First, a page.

Name: C.C. Haydel
Occupation: Owner-chef at Bistro New Orleans; www.bistro-neworleans.com
Likes: The New Orleans Saints
Dislikes: The Atlanta Falcons
1. Where did you learn how to prepare New Orleans cuisine? I really started to refine my repertoire and technique when I moved to New York in 1989 for my master’s degree in English education from Columbia University. I realized that if I wanted authentic food from home, I’d have to make it myself. I did call my grandmother and ask about her gumbo recipes, but the rest I developed on my own.
2. So what brought you to Japan? I was teaching English in New York, where I met my future Japanese wife! Twenty-plus years teaching English, yet here I am running a restaurant!
3. Are there any similarities between New Orleans and Osaka? Absolutely! New Orleans and Osakan cuisine both certainly have their share of unique dishes. Osakans also tend to be friendlier than other Japanese city dwellers, as are New Orleanians in America. Thus (the nickname) “The Big Easy.”
4. When did you realize a restaurant serving New Orleans cuisine would be successful in Osaka? True Creole and Cajun cuisines are practically impossible to find outside of the region. I started a Facebook group called TaNO (Tasting New Orleans) and held events at bars, cafes and restaurants. Everything was well-received, so I decided to go all in.
5. Is there any difference between Cajun and Creole cuisine? In both cuisines, cooks often start with the “trinity” of onion, bell peppers and celery (a mixture similar to French mirepoix). Creole dishes tend to be more urbane, with more sauces and ingredients in general, whereas Cajun dishes tend to be more rustic — you’ll almost always see meat and seafood in a Creole gumbo, but Cajun gumbos tend to feature either one or the other.
6. What’s your most popular dish with homesick New Orleans natives? The gumbo is popular, but the shrimp creole, catfish, roast beef, chaurice (pork sausage), dirty rice, jambalaya … whatever favorites the natives that come here like back home, they love here.
7. Describe the experience you want your guests to have. I want my customers to feel like they’re in a celebrated New Orleans neighborhood restaurant, the kind that serves dishes that say “New Orleans.” I also want people to leave the restaurant feeling as if they were actually in the “Crescent City.”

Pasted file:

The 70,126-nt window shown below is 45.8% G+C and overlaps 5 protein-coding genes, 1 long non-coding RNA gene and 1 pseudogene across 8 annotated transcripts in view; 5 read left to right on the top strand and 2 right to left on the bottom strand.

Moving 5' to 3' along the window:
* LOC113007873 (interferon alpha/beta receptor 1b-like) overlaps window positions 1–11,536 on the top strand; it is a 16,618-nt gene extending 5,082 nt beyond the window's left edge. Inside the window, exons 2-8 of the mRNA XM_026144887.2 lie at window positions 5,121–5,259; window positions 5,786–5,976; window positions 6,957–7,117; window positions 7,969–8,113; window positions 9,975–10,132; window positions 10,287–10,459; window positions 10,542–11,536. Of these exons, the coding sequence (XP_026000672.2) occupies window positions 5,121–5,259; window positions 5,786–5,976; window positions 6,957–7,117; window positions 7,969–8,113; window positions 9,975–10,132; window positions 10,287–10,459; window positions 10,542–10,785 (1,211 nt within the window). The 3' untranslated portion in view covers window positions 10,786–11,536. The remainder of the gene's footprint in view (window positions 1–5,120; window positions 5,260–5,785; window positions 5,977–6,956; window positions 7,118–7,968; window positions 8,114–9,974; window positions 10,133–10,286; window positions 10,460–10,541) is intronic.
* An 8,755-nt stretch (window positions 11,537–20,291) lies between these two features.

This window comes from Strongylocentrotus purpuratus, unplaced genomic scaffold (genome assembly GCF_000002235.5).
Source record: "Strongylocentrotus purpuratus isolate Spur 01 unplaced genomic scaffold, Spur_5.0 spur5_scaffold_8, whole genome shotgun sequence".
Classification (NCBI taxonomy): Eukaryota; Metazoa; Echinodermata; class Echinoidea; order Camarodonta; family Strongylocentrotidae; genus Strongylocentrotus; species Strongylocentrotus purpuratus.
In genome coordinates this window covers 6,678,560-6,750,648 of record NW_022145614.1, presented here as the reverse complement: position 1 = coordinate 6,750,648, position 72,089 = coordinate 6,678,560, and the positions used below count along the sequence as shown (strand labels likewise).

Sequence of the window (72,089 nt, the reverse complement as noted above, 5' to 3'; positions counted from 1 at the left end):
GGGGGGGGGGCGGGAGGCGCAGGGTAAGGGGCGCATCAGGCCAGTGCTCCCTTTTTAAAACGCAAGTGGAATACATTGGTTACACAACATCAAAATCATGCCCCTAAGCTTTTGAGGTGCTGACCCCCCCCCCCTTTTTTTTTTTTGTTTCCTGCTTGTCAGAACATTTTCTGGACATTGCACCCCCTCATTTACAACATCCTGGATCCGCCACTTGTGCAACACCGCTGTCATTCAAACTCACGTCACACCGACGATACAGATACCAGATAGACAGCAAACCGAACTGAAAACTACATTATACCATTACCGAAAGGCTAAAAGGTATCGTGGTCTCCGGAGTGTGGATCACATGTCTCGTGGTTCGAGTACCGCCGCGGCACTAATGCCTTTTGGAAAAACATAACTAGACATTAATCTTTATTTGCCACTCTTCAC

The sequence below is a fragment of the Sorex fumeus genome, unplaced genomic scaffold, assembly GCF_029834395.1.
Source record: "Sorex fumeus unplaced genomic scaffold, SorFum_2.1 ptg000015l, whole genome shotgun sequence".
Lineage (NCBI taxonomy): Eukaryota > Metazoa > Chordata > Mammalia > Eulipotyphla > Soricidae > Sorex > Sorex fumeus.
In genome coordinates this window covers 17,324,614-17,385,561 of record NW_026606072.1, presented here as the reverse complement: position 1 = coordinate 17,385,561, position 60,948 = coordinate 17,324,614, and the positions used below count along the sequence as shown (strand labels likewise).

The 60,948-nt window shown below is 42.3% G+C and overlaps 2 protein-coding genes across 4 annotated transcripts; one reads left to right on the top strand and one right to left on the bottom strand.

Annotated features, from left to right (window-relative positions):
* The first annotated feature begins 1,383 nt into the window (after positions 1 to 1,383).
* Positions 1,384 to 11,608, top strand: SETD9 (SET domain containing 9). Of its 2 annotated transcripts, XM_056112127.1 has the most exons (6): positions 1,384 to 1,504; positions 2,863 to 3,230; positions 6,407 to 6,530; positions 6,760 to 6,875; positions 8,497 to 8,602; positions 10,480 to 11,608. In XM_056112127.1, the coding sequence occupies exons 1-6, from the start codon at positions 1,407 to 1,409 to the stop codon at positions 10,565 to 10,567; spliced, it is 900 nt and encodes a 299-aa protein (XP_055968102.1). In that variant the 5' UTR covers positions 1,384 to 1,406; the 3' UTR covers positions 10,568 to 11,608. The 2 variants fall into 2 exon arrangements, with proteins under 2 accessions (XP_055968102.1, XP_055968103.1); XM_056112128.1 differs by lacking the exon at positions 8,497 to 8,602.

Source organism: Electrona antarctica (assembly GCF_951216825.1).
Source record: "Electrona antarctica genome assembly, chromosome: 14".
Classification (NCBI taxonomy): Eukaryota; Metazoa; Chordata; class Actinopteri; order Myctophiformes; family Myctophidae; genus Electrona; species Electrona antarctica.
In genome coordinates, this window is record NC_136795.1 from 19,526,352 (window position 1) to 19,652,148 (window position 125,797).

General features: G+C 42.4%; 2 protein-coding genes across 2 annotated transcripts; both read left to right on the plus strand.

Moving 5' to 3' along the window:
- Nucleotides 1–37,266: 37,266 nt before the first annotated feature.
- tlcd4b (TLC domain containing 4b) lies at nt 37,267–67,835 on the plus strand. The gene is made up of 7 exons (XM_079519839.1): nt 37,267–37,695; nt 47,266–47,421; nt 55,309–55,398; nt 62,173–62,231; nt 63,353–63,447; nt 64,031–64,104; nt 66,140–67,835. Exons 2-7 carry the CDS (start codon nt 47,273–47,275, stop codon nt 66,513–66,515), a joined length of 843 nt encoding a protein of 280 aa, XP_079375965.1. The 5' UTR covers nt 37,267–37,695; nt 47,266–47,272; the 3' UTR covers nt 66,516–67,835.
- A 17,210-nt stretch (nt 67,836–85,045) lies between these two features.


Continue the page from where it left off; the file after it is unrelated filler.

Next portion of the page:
8. Any memorable reactions from first-time diners? One person asked me if I’d made a deal with devil, and one cried tears of joy after having the bread pudding.
9. What’s the hardest ingredient to find in Japan? Catfish is difficult — I only have one supplier. Green peppers are also frustrating, because they’re so small and expensive here. I’d love to have crawfish, but no one farms them here.
10. Do you have any recipes that combine elements of Japanese and New Orleans cuisine? Actually, I was just in one of my regular shops and I saw a vegetable we call mirliton, known elsewhere as chayote or christophene. I’ve only seen them in Osaka twice in 10 years, so I grabbed them.
11. How has Bistro New Orleans evolved since opening in 2012? I’m better at figuring out what really works. I have more seasonal specials, especially in the winter. I’ve always valued authenticity, but I have adapted presentation to better suit the Japanese family dining style with smaller, shareable servings.
12. Ever had any celebrity guests? Adam Lambert came with his band in 2013, and former NBA Chicago Bulls player Bill Cartwright also came once.
13. Any recommendations for a New Orleans restaurant in Tokyo? The Soul Food House. LaTonya and David serve American Southern cuisine with some New Orleans classics.
14. How about the best restaurant in New Orleans? Ha! There’s no way I can choose, but specialties at certain places do pull me in: turtle soup at Mandina’s, charbroiled oysters at Drago’s, barbecue shrimp at Mr. B’s Bistro and gumbo z’herbes at Dooky Chase’s Restaurant.
15. What do you miss most about New Orleans? The food. The music. The parties and festivals. But mostly just the overall flavor.
16. Any favorite New Orleans slang? “Where ya at?” meaning “How are you doing?”
17. What songs are always on your iPod? “Big Chief” by Professor Longhair — it’s a great Mardi Gras song. Also, “Bye and Bye/Saints” by Dr. Michael White and Gregg Stafford.
18. What’s your go-to cocktail? True to my roots, a Sazerac … though a mint julep is always nice on a sultry night.
19. What are you currently reading? I’m about to start “The Dispossessed” by one of my favorite writers, Ursula K. Le Guin.
20. Who would play you in the biopic of your life? Jaboukie Young-White as a young me, and perhaps Gary Dourdan as older me.
IN FIVE EASY PIECES WITH TAKE 5